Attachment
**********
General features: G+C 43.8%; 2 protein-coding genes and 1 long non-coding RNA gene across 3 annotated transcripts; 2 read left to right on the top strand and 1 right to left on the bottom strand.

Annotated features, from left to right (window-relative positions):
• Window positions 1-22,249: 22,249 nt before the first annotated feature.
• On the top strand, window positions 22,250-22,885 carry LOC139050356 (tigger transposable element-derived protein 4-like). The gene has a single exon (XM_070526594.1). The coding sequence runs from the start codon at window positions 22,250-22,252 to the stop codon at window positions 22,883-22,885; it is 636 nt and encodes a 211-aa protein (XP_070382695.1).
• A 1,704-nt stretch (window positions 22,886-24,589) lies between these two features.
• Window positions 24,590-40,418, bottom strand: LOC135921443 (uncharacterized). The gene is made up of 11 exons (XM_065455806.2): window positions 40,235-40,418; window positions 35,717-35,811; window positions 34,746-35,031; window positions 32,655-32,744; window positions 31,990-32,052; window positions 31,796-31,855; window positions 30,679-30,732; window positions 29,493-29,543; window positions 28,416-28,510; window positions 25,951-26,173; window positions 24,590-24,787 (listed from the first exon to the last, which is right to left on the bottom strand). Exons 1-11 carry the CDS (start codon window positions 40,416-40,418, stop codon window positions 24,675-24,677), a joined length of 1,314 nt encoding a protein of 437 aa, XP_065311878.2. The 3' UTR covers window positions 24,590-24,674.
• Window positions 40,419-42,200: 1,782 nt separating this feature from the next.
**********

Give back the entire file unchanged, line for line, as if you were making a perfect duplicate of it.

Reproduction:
General features: G+C 43.8%; 2 protein-coding genes and 1 long non-coding RNA gene across 3 annotated transcripts; 2 read left to right on the top strand and 1 right to left on the bottom strand.

Annotated features, from left to right (window-relative positions):
• Window positions 1-22,249: 22,249 nt before the first annotated feature.
• On the top strand, window positions 22,250-22,885 carry LOC139050356 (tigger transposable element-derived protein 4-like). The gene has a single exon (XM_070526594.1). The coding sequence runs from the start codon at window positions 22,250-22,252 to the stop codon at window positions 22,883-22,885; it is 636 nt and encodes a 211-aa protein (XP_070382695.1).
• A 1,704-nt stretch (window positions 22,886-24,589) lies between these two features.
• Window positions 24,590-40,418, bottom strand: LOC135921443 (uncharacterized). The gene is made up of 11 exons (XM_065455806.2): window positions 40,235-40,418; window positions 35,717-35,811; window positions 34,746-35,031; window positions 32,655-32,744; window positions 31,990-32,052; window positions 31,796-31,855; window positions 30,679-30,732; window positions 29,493-29,543; window positions 28,416-28,510; window positions 25,951-26,173; window positions 24,590-24,787 (listed from the first exon to the last, which is right to left on the bottom strand). Exons 1-11 carry the CDS (start codon window positions 40,416-40,418, stop codon window positions 24,675-24,677), a joined length of 1,314 nt encoding a protein of 437 aa, XP_065311878.2. The 3' UTR covers window positions 24,590-24,674.
• Window positions 40,419-42,200: 1,782 nt separating this feature from the next.